Tech 101 From Symmetry Electronics: What is an isolator vs optocoupler?

Oct 26, 2017
 

An optocoupler also called opto-isolator, photocoupler, or optical isolator is a component that transfers electrical signals between two isolated circuits by using light. A digital CMOS isolator is a component that transfers electrical signals between two isolated circuits by using a high-frequency carrier. Both optocouplers and digital isolators are used to prevent high voltages from affecting the system receiving a signal.

Figure 1a

Figure 1b

Images from Silcon Labs: https://www.silabs.com/whitepapers/isolator-vs-optocoupler-technology

Figure 1a displays the basic form of an optocoupler. The signal input can be considered as the transmit unit (LED) and the signal output can be considered as the receive unit (photo detector or some other type of photosensitive semiconductor element). Current flowing through the LED causes emitted light to pass through the dielectric where it strikes the photo detector causing current to flow that biases the output transistor on. Both the transmit and receive units are contained within a single sealed package with an insulating film or dielectric between the input and output.

Similarly, Figure 1b displays the basic form of a digital isolator. Two identical semiconductor dies are connected together within a standard IC package forming an RF transmitter and receiver separated by a differential capacitive isolation barrier. Data is transferred from input to output using simply on/off keying (OOK). When Vin is high, the transmitter generates an RF carrier that propagates across the isolation barrier to the receiver.

Optocouplers have been the unchallenged signal isolation solution for more than four decades, but digital isolators are becoming ever more popular due to their superior performance and reliability. Recent breakthroughs in silicon isolation technology allow these improvements to be possible. CMOS digital isolators give designers the ability to create lower cost, smaller size, higher performance, lower power, and more reliable isolated circuits than competing optocoupler solutions.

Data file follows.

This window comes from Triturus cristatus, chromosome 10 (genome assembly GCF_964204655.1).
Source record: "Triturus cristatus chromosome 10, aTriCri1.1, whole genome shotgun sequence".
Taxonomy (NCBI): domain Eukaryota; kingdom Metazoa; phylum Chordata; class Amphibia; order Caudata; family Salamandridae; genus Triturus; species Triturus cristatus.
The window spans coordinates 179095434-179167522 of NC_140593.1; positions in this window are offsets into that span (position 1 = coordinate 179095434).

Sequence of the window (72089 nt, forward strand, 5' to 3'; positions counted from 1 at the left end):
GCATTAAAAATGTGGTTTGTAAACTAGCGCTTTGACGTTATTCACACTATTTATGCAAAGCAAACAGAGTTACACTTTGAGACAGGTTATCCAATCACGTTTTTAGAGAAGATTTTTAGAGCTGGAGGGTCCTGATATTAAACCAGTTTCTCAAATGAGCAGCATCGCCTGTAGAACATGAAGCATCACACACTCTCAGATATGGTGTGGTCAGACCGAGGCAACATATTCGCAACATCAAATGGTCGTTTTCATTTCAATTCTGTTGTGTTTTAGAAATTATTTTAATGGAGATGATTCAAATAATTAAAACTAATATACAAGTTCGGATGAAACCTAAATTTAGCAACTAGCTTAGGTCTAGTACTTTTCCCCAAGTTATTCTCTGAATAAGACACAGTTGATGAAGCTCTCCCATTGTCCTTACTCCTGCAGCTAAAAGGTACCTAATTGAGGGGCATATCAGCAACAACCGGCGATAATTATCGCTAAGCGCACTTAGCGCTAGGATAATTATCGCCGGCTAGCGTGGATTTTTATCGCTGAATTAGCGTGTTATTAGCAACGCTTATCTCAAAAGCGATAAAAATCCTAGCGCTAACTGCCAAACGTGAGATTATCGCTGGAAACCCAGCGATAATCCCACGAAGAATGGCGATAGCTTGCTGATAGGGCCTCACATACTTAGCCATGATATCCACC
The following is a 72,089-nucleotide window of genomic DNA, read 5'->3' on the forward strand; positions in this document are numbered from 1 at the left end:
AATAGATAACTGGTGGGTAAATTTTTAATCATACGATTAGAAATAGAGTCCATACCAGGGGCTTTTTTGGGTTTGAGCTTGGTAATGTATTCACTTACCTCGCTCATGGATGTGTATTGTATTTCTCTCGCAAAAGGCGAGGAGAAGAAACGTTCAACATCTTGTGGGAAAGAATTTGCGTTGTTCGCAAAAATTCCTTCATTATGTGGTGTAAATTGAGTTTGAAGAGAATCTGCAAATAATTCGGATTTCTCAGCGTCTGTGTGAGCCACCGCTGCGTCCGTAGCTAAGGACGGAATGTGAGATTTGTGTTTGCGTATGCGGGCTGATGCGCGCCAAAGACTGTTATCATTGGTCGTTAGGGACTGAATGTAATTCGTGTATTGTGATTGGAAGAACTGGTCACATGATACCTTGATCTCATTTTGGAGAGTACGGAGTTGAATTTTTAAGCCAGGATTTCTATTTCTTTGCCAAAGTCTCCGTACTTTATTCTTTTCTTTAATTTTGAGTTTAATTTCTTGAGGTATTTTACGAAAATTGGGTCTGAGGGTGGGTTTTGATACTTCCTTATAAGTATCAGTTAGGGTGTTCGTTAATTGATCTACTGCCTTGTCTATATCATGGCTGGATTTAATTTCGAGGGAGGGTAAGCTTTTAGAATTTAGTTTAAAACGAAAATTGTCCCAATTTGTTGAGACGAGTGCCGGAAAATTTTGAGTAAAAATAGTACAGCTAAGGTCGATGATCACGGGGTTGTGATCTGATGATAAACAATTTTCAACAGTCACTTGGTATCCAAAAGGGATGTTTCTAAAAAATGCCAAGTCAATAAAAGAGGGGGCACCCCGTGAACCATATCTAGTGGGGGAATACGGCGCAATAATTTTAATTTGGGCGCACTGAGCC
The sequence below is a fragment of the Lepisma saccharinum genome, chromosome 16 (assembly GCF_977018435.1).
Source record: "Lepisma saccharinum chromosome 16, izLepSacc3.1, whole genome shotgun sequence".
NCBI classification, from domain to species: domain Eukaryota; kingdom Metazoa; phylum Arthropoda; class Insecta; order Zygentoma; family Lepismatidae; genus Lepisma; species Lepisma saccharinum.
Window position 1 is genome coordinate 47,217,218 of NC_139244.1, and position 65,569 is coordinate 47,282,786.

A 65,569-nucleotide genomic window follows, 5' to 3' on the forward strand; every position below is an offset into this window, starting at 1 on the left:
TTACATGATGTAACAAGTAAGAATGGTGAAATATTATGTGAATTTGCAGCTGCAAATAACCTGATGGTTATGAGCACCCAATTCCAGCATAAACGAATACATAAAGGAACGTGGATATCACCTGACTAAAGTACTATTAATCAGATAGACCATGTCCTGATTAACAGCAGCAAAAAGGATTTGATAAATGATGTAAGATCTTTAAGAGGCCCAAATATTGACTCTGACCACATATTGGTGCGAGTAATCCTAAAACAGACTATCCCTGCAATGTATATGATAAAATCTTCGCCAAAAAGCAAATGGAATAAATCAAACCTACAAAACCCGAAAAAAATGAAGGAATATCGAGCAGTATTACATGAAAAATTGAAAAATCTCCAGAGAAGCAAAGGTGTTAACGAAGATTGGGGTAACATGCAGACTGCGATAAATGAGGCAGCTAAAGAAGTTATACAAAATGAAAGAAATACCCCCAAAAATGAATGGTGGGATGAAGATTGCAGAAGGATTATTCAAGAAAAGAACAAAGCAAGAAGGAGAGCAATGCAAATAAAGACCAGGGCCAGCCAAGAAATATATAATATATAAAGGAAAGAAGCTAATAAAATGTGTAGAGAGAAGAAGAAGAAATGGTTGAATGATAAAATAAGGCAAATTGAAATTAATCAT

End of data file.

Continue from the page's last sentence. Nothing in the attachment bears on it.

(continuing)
Advantages of SiLabs CMOS digital isolators against competing optocouplers include:

  • Well defined, key operating parameters that exhibit little change over voltage, temperature and device age
    • Isolators vulnerable to significant changes due to temperature, current and/or device age force the designer to give up design margin, reducing system performance. This is especially true in isolated high-speed data systems that rely on tight timing relationships.
  • High reliability
    • Isolator lifetimes of 20+ years are now required by applications, such as HEV/EV, solar and wind energy systems, and typically operate in elevated temperature environments over 120°C.
  • Minimal electromagnetic interference (EMI) and high external electrical and magnetic field immunity
    • EMI is a source of potential data corruption, especially in medical applications that acquire low-amplitude signals, such as electrocardiographs (ECG). External magnetic and electric fields can degrade system performance, so the ability of an isolation device to reject external field interference is critical.
  • Ease of use
    • The best isolation devices are well documented, predictable, reliable and intuitively easy to apply; these points are covered in detail in the paragraphs below.

Source: https://www.silabs.com/whitepapers/isolator-vs-optocoupler-technology

Applications include:

  • Industrial automation
  • Power supply solutions
  • Electric/hybrid vehicles
  • Inverters (solar and motor control)

Check out our SiLabs digital isolator lineup below:



Written by Symmetry Electronics
Application Engineer 
Tyler Wojciechowicz

 

See other Tech 101 posts from Symmetry Electronics:

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